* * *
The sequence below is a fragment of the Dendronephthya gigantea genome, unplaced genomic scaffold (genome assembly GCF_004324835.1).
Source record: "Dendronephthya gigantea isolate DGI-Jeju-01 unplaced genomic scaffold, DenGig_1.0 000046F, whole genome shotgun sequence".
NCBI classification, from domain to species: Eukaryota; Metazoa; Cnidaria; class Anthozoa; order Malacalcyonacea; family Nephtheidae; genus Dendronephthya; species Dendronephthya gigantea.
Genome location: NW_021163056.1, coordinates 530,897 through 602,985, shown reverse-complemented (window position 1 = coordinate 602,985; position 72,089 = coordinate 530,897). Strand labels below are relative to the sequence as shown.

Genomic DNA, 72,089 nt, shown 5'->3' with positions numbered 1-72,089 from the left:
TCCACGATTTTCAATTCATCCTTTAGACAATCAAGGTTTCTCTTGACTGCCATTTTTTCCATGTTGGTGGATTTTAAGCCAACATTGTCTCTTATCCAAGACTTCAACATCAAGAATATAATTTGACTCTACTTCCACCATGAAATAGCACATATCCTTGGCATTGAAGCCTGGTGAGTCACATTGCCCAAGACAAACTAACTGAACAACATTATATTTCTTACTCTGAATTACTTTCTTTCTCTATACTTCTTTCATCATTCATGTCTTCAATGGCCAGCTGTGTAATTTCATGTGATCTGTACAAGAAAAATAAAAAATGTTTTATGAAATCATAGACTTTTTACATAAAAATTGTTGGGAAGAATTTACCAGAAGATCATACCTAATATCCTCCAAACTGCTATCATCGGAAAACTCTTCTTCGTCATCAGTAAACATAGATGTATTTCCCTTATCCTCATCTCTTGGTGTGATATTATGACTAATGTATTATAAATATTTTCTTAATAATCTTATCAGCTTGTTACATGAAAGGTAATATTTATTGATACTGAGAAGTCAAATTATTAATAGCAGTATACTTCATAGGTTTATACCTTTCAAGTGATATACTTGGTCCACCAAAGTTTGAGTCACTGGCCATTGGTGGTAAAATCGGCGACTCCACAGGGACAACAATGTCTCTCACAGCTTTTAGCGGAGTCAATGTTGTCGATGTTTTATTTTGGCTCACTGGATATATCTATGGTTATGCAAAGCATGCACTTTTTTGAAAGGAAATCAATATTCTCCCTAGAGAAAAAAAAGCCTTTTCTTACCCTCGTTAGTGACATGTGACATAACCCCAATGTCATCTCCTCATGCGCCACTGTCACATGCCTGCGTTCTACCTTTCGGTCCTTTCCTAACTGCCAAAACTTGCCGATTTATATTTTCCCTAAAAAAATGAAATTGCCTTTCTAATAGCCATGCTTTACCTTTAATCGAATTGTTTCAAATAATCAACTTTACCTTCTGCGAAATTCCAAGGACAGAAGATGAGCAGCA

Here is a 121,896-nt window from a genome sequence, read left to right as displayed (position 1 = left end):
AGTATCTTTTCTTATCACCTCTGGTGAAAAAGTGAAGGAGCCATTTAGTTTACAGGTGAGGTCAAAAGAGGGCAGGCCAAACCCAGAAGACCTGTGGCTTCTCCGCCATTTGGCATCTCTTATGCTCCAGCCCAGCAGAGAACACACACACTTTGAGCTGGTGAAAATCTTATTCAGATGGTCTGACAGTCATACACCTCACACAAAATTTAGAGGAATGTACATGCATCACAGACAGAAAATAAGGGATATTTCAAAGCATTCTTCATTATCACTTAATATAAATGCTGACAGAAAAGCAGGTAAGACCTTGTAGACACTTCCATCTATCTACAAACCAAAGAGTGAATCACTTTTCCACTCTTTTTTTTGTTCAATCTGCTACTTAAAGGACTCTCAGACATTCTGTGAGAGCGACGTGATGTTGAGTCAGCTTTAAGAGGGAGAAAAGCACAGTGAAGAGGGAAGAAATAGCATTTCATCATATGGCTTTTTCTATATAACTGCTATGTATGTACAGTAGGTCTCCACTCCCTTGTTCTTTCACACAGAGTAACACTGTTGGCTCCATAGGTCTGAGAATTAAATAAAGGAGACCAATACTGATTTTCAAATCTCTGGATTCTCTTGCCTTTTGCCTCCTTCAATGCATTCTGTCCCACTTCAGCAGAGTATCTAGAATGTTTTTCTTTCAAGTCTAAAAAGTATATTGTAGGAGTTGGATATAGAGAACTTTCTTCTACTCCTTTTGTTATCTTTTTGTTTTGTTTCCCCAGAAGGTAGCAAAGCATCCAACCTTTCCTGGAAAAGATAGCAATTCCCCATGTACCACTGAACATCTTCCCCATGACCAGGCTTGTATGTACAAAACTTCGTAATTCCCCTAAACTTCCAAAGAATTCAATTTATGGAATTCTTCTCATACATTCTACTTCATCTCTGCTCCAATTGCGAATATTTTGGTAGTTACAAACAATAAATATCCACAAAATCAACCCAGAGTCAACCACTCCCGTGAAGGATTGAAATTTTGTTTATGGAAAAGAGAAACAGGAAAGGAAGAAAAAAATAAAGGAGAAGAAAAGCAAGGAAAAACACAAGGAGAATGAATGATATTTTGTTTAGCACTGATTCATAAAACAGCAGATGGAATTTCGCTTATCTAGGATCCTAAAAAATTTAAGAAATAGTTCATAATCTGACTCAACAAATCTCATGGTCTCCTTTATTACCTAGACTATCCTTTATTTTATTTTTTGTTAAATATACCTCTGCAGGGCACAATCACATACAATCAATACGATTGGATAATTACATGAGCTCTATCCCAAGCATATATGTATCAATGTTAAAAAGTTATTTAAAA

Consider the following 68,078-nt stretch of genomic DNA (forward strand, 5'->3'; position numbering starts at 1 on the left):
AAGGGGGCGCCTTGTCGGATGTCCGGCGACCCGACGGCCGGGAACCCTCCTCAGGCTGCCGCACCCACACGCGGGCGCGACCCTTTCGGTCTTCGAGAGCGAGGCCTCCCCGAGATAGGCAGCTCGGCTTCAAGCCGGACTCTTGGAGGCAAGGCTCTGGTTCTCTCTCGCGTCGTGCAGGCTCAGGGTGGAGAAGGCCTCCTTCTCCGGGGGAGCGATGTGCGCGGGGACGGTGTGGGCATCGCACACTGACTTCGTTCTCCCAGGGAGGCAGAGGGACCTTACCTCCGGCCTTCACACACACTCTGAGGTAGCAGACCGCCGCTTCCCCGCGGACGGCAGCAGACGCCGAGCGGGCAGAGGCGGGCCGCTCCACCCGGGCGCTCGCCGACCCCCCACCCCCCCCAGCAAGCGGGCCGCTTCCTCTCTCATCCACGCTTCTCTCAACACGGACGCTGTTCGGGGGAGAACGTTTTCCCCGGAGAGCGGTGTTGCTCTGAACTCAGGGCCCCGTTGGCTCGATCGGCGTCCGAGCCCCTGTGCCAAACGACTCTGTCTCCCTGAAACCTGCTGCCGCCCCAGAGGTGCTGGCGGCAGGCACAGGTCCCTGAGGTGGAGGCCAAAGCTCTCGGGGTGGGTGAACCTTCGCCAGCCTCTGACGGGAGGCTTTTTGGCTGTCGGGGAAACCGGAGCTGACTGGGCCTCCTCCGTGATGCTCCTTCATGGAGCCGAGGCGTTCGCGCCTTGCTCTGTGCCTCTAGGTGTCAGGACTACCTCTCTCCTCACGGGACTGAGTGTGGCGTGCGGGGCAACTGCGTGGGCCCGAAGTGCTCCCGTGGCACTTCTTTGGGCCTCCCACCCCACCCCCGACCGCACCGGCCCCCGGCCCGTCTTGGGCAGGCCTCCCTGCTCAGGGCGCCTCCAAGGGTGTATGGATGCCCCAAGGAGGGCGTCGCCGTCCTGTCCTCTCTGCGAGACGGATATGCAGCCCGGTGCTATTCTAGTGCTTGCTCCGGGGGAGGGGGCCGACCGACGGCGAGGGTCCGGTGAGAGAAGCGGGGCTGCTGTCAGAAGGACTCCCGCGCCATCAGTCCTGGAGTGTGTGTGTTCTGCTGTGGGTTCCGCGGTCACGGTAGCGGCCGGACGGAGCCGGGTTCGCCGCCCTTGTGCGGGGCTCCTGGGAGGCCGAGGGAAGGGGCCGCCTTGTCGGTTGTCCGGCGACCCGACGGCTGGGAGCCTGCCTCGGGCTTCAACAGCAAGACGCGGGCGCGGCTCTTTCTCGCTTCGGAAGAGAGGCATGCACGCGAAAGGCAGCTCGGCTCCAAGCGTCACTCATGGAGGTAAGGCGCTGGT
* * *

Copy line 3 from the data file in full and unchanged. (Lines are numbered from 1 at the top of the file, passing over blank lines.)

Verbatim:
NCBI classification, from domain to species: Eukaryota; Metazoa; Cnidaria; class Anthozoa; order Malacalcyonacea; family Nephtheidae; genus Dendronephthya; species Dendronephthya gigantea.